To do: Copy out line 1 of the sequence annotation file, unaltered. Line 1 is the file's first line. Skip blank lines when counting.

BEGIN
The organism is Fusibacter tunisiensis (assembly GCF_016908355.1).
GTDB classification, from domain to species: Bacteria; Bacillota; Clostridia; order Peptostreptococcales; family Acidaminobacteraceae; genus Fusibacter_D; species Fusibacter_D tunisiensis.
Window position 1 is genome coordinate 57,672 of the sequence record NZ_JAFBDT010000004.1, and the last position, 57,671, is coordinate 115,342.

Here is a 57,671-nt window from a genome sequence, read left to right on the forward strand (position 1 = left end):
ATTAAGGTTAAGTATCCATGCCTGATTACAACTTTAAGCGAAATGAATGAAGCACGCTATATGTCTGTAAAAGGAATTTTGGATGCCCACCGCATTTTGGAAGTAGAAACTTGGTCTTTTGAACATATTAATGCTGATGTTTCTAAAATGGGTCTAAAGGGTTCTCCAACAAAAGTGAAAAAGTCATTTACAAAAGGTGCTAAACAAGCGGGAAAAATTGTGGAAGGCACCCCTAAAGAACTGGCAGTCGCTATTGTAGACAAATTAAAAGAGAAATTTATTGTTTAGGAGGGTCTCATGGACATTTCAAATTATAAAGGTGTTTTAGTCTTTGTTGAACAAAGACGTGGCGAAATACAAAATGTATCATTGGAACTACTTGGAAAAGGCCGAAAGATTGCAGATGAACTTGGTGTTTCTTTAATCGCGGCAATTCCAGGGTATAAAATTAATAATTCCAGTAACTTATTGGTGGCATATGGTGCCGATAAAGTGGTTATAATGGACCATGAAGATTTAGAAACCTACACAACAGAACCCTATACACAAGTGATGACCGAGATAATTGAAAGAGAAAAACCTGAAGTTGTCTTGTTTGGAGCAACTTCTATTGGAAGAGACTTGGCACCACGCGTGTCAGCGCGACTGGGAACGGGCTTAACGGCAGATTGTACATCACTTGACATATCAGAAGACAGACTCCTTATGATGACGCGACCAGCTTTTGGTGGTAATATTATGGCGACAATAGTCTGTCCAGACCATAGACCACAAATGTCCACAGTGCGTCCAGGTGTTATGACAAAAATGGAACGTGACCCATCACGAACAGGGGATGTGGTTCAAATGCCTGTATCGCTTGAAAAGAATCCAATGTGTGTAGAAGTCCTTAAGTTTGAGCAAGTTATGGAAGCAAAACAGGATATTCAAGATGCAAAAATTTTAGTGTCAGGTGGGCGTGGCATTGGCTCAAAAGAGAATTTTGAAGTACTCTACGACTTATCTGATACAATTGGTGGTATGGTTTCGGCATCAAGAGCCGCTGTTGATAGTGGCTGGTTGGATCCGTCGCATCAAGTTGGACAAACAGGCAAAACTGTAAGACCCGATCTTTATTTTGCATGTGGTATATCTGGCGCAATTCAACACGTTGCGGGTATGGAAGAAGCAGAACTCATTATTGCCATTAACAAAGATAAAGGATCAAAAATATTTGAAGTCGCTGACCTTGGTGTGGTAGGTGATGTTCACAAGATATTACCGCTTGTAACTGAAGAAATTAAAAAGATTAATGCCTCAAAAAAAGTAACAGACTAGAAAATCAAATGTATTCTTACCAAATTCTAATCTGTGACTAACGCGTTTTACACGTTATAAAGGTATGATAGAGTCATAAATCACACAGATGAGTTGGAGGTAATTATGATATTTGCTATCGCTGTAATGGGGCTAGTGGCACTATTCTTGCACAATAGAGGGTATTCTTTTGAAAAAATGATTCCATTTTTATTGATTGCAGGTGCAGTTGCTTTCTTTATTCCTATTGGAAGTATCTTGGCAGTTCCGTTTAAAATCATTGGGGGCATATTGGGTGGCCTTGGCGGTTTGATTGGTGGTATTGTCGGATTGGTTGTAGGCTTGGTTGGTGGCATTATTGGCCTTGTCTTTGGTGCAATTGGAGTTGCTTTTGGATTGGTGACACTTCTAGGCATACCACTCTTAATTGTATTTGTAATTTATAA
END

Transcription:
The organism is Fusibacter tunisiensis (assembly GCF_016908355.1).